AI and Christopher Columbus

If you’re a photographer, or someone who likes photography, you know we’re in the middle of a firestorm called “generative AI”. The ethical, legal and financial implications of software-generated imagery are the subjects of hot-burning controversy online, in corporate boardrooms and in the courts.

I said “software generated” instead of “AI” because there is no Artificial Intelligence in today’s world, period. I worked in software development, and while I wasn’t involved with AI, I know that neural networks aren’t “intelligent” in any real sense of that word. They do impressive tricks, and have many uses, but there’s no thinking going on, no accumulation of knowledge; no ever-growing model of the world, like you and I have. Way too many people – including some who should know better – are buying the hype about “breakthrough AI” with human-like abilities.

Photographers are especially angry that image-generating systems like Stable Diffusion are ripping off our work – more on that in a subsequent post. But most of the noise right now is about ChatGPT, a text processing system, which many people think has crossed into the territory of real AI and may even pose a threat in some ways. What is it, really?

ChatGPT is mostly a big parlor trick, made possible by enormous amounts of expensive computing power and data storage and a total disregard of copyright. It fools you into thinking it knows all about the world and can reason logically about that knowledge. What it’s really doing is parsing the grammar of your input to identify a topic or a question; finding everything on the web that seems to relate; and then producing a grammatically correct mashup of what we humans have said (online) about the subject. The output looks like it’s based on understanding; but it’s really created using probabalistic analysis of the relative frequencies of words and phrases – a sort of amped-up autocorrect.

It’s enormously complicated, amazingly fast, and the result of very clever work. But, that’s basically all it does: repackage existing human writings.

It never really “learns” anything. Ask it who discovered the New World, and it will tell you all about Christopher Columbus. Ask it again tomorrow, and it starts all over, scanning its database of human-source material, probably delivering a very similar answer. But change that human input, and you’ll get something different; take it away and you’ll get nothing – not even a coherent explanation of why an “AI” suddenly doesn’t know anything.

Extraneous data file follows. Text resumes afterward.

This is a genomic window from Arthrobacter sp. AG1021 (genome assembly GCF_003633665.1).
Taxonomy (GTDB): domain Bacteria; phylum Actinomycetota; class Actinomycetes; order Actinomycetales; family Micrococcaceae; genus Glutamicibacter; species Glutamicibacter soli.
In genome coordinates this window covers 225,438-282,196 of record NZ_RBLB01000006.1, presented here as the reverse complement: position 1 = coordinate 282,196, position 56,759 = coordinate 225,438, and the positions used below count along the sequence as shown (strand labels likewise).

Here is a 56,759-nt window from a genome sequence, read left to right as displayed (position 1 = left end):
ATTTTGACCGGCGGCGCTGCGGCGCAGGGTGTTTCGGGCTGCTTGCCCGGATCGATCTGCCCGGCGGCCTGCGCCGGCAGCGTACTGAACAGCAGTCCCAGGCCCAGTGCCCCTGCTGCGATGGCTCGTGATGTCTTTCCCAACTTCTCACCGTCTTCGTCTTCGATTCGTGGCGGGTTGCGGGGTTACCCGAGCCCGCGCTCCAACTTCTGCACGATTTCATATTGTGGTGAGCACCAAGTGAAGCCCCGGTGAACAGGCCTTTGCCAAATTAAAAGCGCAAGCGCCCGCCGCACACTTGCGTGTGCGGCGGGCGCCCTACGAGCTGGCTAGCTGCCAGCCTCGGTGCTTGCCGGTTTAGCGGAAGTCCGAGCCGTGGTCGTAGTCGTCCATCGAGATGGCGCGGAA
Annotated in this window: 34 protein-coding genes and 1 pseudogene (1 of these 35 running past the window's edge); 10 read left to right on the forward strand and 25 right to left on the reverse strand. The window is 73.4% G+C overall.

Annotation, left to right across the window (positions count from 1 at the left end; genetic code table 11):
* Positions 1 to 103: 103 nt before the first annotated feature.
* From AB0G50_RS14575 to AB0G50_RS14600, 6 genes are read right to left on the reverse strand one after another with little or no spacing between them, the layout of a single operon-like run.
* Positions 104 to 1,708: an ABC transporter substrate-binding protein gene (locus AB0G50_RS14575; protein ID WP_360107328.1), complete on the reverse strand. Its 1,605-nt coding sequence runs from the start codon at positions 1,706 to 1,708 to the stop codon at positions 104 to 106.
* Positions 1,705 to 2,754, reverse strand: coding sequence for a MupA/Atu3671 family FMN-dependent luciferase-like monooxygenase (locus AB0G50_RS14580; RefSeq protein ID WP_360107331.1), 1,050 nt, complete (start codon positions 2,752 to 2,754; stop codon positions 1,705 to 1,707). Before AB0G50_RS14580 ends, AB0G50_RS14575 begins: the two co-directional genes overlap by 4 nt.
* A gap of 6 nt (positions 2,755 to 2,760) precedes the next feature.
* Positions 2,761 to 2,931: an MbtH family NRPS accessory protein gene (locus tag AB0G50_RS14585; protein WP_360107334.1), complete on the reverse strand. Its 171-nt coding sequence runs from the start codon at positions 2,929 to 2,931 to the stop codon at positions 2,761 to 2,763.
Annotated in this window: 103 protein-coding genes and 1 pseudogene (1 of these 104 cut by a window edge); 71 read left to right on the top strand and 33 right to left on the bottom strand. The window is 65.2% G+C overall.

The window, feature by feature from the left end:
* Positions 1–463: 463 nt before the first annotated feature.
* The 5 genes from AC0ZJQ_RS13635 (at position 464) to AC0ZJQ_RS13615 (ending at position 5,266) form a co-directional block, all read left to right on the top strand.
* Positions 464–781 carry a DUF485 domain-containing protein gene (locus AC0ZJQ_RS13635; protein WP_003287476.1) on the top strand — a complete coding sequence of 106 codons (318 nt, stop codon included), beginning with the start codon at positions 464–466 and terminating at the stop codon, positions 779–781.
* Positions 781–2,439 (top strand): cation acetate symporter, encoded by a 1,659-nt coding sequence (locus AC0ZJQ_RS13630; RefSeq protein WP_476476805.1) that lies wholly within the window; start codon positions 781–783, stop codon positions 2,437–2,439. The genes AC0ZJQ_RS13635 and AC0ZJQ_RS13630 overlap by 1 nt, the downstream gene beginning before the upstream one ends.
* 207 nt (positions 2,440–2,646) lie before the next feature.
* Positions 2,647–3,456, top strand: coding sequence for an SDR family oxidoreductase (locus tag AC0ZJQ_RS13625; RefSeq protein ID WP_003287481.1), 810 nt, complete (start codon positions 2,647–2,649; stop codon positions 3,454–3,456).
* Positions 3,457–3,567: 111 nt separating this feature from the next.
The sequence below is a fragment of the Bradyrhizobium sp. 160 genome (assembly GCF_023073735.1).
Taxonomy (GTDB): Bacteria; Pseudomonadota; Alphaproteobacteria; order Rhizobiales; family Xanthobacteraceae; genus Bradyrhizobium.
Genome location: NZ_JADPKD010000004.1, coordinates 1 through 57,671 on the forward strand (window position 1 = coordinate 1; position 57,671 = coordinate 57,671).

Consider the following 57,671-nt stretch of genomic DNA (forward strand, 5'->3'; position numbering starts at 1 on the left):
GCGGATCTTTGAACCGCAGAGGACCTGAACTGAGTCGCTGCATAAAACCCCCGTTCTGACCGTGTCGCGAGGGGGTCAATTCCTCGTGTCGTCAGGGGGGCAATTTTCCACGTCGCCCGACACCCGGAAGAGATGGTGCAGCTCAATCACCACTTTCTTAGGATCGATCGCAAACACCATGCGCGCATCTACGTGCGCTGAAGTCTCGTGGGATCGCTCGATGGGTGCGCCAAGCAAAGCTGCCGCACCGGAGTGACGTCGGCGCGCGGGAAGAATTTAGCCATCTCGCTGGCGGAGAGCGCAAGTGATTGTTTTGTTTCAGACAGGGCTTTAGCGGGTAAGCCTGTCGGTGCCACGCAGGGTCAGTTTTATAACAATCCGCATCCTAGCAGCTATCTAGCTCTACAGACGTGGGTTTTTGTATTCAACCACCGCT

And because these bots are totally dependent on cribbing the writings of humans, and have no real perceptions of the world against which to check their output, they can be fooled. Hmmm…

Let’s say I create a new website about Christopher Columbus. It’s extensive, well written and follows Google’s guidelines. Friends help by giving it backlinks. My site gets indexed, and starts to turn up in searches. More sites link to it. Eventually the AIs start pulling from it when asked about the famous Italian navigator; my site becomes an “authoritative” source.

Now, I edit the site and change one little thing: I start referring to Columbus as a blue rabbit. For example, “In 1492, the New World was discovered by Columbus – a blue rabbit financed by the rulers of Spain.” Etc., etc.

Christopher Columbus, a blue rabbit and discover of the New World

Christopher Columbus, discoverer of the New World

Should we expect that soon, an elementary school teacher in Nebraska ends up grading a paper that says Columbus is a blue rabbit? Well maybe – if the paper was written the night before by ChatGPT, which used my site as input, and ChatGPT doesn’t “know” enough to ask itself whether it’s possible for a rabbit to be a sea captain. Today’s AI has no real way to verify the reasonableness of the output it produces. If enough web content say something is true, that’s good enough.